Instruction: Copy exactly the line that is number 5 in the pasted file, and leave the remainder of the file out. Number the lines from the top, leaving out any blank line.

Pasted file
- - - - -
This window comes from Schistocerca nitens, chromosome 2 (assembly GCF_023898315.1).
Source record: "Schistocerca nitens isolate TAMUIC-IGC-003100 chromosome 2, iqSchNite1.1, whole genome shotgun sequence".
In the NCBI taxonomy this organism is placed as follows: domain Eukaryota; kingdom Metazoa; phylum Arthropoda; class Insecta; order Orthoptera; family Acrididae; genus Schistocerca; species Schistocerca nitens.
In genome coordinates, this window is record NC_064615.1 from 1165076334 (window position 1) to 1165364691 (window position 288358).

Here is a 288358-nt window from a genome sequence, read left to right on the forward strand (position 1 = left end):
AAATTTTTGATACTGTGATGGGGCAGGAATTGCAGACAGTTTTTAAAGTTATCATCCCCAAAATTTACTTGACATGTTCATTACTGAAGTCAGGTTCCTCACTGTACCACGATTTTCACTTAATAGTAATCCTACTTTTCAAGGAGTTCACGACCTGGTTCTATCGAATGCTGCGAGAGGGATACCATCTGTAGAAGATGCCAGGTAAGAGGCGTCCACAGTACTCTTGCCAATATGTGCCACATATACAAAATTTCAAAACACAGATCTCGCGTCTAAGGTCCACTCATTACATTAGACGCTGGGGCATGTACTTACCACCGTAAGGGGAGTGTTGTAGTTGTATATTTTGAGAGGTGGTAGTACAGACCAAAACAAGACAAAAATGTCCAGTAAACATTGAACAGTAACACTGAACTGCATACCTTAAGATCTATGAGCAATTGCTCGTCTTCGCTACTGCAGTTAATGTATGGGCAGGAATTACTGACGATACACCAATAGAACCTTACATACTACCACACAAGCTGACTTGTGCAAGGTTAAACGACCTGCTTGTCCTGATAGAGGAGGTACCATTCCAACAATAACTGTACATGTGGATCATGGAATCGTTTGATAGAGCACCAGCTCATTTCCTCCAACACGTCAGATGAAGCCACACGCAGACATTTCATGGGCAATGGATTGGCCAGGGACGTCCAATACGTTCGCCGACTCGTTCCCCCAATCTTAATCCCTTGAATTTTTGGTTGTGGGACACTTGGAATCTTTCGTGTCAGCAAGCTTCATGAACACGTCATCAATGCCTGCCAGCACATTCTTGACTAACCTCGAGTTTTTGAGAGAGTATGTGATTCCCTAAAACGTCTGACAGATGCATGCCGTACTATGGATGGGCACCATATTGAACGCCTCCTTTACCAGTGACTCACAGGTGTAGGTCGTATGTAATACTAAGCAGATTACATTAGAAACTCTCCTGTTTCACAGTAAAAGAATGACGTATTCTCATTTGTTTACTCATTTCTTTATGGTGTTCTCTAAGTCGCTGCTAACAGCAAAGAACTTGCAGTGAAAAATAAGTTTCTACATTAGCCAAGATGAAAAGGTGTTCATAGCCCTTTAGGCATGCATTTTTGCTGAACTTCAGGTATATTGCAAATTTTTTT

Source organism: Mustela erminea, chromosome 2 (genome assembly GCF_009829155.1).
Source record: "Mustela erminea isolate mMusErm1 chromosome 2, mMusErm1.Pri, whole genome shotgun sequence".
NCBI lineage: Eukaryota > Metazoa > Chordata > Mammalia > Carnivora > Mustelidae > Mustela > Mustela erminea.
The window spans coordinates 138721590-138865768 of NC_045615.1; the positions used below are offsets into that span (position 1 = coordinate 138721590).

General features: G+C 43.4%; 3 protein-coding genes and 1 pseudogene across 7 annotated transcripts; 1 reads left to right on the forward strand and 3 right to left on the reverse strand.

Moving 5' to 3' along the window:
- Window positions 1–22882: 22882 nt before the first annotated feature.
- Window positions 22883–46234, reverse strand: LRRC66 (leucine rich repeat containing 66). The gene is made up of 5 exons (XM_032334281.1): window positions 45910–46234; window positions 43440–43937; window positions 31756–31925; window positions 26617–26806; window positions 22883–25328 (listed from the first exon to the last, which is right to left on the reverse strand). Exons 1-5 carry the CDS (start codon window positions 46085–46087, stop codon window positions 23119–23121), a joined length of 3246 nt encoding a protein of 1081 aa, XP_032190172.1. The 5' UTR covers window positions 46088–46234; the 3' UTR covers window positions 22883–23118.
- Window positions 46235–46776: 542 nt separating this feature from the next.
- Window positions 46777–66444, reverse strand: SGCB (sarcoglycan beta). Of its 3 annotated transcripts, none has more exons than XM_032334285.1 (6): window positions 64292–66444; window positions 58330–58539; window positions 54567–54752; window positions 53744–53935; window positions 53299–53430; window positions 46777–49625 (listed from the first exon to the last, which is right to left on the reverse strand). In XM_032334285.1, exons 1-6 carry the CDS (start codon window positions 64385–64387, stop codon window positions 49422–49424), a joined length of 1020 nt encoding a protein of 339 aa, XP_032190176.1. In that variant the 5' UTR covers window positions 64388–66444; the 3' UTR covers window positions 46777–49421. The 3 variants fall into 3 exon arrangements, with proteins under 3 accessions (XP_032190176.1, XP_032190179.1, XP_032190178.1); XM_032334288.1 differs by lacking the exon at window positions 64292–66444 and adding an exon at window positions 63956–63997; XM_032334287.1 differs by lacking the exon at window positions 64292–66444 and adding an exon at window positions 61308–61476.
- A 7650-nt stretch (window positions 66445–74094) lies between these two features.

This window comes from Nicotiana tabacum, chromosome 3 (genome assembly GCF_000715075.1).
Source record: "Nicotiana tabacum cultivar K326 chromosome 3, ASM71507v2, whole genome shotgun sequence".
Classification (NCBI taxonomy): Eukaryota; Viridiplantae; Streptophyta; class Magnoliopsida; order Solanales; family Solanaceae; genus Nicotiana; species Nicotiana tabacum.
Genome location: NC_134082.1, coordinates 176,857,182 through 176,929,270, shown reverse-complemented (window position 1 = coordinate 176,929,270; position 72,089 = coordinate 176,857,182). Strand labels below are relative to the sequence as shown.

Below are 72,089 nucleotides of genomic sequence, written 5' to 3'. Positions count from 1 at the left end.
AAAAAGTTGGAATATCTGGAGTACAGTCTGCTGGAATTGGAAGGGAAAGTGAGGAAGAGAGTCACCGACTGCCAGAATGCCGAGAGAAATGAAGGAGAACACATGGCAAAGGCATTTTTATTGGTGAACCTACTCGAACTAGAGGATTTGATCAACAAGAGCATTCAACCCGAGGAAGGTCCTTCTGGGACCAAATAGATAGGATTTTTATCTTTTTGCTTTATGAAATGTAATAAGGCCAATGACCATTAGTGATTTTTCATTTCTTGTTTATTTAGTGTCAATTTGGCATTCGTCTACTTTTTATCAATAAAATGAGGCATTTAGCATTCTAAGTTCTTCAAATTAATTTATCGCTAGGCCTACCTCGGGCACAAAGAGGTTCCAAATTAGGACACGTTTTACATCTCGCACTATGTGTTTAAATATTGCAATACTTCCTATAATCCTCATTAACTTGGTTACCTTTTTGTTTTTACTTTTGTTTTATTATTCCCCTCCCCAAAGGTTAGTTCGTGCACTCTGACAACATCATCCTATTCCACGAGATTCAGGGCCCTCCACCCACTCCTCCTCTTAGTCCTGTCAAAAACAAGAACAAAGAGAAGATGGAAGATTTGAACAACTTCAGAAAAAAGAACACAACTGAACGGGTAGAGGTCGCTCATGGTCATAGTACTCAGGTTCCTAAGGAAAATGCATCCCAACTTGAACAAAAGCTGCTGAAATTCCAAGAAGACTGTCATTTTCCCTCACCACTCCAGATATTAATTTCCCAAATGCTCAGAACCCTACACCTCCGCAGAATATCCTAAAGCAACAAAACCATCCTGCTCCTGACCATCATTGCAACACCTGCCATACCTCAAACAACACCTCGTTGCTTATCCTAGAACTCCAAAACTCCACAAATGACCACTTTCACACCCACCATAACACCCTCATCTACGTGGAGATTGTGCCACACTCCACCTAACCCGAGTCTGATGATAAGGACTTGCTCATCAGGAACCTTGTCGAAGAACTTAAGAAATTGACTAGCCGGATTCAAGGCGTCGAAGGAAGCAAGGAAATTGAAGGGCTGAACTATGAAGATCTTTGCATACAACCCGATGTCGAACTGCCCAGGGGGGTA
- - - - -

Here is a 288358-nt window from a genome sequence, read left to right on the forward strand (position 1 = left end):